Online Home Schooling: Are Parents Ready? Lessons from the Corona Virus Disease Induced Lock Down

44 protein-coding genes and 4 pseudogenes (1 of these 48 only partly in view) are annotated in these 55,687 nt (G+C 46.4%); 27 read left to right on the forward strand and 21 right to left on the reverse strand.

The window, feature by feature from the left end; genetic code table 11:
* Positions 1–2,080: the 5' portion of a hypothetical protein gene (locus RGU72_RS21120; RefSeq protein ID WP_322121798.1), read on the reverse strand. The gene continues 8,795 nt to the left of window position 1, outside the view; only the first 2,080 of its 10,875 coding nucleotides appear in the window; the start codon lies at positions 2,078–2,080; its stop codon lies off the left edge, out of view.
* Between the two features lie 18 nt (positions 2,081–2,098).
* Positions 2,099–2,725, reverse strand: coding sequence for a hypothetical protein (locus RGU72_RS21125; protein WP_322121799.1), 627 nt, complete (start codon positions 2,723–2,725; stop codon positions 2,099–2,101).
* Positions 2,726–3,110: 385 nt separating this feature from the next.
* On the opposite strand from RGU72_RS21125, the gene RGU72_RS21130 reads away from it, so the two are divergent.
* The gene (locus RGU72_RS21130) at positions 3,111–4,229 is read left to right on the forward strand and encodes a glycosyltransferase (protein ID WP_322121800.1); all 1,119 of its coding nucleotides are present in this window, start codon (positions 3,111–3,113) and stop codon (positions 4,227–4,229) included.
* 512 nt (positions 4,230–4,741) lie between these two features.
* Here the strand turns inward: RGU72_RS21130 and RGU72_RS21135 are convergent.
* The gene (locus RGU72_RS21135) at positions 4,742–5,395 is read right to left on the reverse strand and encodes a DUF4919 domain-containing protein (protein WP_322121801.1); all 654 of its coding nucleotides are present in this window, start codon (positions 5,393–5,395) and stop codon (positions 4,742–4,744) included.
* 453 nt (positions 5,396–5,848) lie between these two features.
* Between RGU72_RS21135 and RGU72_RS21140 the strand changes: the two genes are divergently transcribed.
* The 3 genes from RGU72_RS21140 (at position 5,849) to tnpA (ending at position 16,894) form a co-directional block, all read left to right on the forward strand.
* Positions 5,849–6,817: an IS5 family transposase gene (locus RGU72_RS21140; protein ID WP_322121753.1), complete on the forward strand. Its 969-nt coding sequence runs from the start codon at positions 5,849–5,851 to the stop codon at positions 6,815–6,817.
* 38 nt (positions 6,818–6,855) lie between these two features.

The outbreak of the corona virus disease (COVID-19) in China around December 2019 led to the premature closure of schools globally. This was done to ensure reduced transmission of the disease. Due to the indefinite level two lockdown in Zimbabwe, schools remain closed. This has led to online home schooling, where schools send work to parents who conduct and monitor the lessons on their behalf. This study sought to find out the experiences and readiness of parents in Bulawayo Metropolitan Province, Zimbabwe, who were expected to conduct lessons online. The study which is situated in the interpretive paradigm and qualitative approach collected data from ten purposively selected parents as key informants. Qualitative data was collected using emailed open-ended questionnaires in compliance with COVID-19 regulations. Results revealed that parents found it difficult to conduct online lessons due to costly data, lack of expert knowledge and teaching pedagogy, unclear instructions from teachers, unavailable or shared gadgets at home and poor internet connectivity. Schools were also said to be piling up work, disregarding parents’ other responsibilities. Conclusions drawn were that most of the parents were not ready for online home schooling although they perceived the exercise to be beneficial. Recommendations were that schools should conduct training sessions for staff and parents, have formal feedback sessions and exercise flexibility for execution and submission of work and continue online lessons post COVID-19. Further research could be conducted to find out learners’ perceptions of online home schooling.